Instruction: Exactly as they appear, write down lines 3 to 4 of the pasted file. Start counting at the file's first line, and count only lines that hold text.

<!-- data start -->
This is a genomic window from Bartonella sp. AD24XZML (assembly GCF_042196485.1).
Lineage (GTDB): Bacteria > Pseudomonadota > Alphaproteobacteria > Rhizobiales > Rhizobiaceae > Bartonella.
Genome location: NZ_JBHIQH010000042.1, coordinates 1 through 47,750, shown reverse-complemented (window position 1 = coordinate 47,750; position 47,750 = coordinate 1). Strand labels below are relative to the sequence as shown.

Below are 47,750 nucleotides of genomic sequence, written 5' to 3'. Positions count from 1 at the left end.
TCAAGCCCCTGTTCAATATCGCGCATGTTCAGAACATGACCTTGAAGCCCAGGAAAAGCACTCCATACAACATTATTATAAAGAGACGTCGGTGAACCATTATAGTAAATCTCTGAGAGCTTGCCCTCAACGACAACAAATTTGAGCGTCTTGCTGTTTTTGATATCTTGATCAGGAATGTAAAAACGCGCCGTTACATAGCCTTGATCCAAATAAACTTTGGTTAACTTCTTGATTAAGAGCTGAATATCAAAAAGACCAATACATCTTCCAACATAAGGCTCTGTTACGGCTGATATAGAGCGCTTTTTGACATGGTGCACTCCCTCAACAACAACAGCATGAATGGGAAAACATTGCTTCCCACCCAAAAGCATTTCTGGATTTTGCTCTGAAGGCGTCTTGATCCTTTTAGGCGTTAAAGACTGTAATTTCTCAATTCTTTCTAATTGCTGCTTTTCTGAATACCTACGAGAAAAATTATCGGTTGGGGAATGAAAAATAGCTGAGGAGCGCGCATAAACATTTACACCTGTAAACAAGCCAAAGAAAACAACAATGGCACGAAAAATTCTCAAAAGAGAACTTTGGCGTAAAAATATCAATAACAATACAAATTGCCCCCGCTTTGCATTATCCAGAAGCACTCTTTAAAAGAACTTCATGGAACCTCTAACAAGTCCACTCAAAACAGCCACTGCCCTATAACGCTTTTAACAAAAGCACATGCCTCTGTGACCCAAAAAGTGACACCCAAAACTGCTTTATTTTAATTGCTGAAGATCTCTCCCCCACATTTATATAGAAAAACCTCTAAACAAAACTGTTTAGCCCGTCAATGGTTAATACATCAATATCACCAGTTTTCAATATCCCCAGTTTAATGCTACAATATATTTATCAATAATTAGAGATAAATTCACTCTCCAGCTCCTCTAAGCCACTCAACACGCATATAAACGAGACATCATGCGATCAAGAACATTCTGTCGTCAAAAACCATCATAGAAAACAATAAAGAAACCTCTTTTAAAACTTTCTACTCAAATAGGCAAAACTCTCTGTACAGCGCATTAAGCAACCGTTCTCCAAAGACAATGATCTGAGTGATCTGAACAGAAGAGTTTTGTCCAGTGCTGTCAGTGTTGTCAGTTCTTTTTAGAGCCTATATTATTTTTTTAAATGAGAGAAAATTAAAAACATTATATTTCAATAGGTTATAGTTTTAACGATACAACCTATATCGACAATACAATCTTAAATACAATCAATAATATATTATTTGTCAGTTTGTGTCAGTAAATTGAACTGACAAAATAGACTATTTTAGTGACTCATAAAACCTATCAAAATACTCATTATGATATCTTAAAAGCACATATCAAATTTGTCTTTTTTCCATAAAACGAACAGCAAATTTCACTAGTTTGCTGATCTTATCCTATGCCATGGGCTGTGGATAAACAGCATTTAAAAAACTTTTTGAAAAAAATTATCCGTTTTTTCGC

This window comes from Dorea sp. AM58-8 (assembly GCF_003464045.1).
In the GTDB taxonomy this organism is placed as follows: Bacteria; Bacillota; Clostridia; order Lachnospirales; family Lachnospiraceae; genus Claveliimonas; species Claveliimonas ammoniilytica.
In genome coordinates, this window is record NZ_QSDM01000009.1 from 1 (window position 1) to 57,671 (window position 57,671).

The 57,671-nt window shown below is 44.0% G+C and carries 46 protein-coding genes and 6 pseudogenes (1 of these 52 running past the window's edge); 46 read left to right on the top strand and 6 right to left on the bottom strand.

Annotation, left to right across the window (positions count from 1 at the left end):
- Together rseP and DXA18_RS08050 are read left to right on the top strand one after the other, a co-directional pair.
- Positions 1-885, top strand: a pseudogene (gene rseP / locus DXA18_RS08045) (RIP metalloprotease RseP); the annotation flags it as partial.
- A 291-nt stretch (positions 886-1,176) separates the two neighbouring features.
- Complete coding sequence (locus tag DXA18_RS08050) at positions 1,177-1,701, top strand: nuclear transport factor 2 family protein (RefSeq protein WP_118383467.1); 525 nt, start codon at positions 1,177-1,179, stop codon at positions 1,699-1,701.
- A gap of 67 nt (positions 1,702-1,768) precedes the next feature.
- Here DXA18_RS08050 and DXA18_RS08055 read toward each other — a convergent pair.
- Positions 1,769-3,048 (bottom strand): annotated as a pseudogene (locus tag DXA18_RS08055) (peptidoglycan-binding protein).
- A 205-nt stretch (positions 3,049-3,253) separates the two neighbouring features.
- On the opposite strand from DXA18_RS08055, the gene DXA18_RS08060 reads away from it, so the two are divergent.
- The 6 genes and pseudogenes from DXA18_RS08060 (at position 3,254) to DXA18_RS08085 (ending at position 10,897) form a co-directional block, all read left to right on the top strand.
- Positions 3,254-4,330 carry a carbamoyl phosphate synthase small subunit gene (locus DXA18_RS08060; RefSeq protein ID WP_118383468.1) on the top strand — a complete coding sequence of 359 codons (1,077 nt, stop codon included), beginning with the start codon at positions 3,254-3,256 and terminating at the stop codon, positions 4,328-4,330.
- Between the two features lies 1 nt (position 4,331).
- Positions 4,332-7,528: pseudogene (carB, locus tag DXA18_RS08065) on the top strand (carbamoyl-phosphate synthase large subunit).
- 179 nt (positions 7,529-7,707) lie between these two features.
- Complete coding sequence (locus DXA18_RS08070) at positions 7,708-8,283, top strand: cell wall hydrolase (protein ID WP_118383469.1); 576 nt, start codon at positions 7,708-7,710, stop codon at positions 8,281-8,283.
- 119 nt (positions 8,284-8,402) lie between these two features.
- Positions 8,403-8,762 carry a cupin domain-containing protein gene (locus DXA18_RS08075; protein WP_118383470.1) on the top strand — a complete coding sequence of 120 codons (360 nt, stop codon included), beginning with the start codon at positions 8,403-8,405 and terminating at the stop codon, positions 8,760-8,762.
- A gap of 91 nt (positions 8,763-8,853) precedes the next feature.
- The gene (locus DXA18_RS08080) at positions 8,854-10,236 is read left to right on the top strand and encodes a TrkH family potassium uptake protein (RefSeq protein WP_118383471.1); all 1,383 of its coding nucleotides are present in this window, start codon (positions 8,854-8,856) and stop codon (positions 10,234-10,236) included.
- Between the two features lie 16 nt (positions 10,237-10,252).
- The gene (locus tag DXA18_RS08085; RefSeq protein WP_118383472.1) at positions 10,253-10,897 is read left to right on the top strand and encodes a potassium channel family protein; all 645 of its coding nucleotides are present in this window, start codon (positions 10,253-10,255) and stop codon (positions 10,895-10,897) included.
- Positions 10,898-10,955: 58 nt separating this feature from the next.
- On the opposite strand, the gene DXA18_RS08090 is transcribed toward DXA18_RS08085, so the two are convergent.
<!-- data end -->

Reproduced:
Genome location: NZ_JBHIQH010000042.1, coordinates 1 through 47,750, shown reverse-complemented (window position 1 = coordinate 47,750; position 47,750 = coordinate 1). Strand labels below are relative to the sequence as shown.

Below are 47,750 nucleotides of genomic sequence, written 5' to 3'. Positions count from 1 at the left end.